‘Wolverine’ Director: Credit Jackman for Franchise Success19 Nov, 2013 By: Chris Tribbey
CENTURY CITY, Calif. — Hugh Jackman probably had no clue what he was getting himself into when he did his first stint as Wolverine in X-Men in 2000.
“He was part of an ensemble in that first film, and I don’t think he had any idea, even after completing it, what was happening,” said James Mangold, director of The Wolverine, out now on Digital HD and on disc Dec. 3 from 20th Century Fox Home Entertainment.
In 2014 Fox will release X-Men: Days of Future Past, the seventh film featuring Jackman as the iconic Marvel Comics character, and there’s a chance he may come back for an eighth in a sequel to The Wolverine.
“I would credit Hugh. He’s just incredible, versatile,” Mangold said of the success of Jackman, Wolverine and the “X-Men” franchise, adding that many famous actors have gone wrong trying to “prove their versatility,” a mistake Jackman hasn’t made.
“I think when you find a groove, you should stick with it,” he said. “I think the moment Hugh is tired of doing this, personally not challenged, he’ll quit.”
Speaking at 20th Century Fox studios, Mangold said he wanted to approach The Wolverine differently from the other franchise films. He set out to make a film he would want to watch, he said, and that meant no comic costumes, less hairspray, different claws for Wolverine, and a story based less on mutants and more on how one mutant is surrounded by death.
“You’re always walking that line, where you want to create something that’s similar to [the comics], and at the same time make something that physically works,” he said. “I didn’t want Wolverine to look like [English new wave band] Flock of Seagulls.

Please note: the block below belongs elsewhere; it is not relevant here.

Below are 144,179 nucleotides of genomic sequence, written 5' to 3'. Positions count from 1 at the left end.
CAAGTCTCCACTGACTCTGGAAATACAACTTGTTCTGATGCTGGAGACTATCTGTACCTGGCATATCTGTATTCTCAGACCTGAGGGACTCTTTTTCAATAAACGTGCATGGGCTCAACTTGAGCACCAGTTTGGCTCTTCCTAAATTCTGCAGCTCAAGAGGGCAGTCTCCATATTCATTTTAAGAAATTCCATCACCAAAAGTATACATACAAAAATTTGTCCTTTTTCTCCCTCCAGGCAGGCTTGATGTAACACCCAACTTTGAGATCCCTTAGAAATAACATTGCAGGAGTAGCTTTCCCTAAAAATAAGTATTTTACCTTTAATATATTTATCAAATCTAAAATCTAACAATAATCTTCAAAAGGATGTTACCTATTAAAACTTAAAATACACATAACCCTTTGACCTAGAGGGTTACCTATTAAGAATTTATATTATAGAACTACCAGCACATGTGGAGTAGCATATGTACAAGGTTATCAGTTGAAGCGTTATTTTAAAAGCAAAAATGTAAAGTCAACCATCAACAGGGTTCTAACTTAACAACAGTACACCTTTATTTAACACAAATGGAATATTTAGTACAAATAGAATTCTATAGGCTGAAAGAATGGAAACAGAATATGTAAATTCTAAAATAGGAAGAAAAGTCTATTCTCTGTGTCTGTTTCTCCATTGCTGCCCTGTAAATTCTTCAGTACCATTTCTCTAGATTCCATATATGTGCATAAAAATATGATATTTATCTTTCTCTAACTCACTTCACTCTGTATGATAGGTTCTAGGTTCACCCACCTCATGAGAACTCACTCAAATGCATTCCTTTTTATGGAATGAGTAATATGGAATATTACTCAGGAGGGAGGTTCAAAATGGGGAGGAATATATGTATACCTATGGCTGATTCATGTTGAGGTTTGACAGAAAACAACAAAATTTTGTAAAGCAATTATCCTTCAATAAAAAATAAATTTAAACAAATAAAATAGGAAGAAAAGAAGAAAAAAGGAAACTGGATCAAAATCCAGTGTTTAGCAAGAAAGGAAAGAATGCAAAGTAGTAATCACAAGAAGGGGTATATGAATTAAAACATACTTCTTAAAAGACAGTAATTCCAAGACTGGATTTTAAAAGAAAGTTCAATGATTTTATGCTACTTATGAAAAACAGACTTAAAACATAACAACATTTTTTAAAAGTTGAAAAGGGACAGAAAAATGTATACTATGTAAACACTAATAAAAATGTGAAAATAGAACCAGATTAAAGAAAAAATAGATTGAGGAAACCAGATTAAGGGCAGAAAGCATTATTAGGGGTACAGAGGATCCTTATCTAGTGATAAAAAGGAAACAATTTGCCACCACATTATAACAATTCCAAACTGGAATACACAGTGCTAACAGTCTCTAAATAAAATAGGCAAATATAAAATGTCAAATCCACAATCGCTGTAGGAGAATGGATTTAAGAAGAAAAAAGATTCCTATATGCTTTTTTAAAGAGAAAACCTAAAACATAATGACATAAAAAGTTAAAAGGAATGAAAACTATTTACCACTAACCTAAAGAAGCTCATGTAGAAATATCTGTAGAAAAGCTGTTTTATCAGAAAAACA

“This was a film that wasn’t going to operate on the ‘Will the world be saved?’ question. It was whether you were interested in [Wolverine] as a character. There is no central villain out to hurt millions. The whole thing is operating on a different architecture.”
Mangold said he was especially hesitant to take on the directing job, after Darren Aronofsky (The Wrestler) dropped out.
“Following Darren seemed like a suicide mission,” Mangold said. “I felt like anyone who even attempted was going to get slaughtered. It would be like following Springsteen. Why would you bother? Everyone’s just going to imagine what could have been.”
Looking at the results — positive reactions from fans and critics and $371 million at the worldwide box office — he didn’t have to worry.
Fox releases The Wolverine on disc with DVD, two-disc Blu-ray Disc and four-disc Blu-ray SKUs, with the four-disc set featuring an extended, unrated cut of the film, an alternate ending, a commentary, several featurettes and a X-Men: Days of Future Past set tour.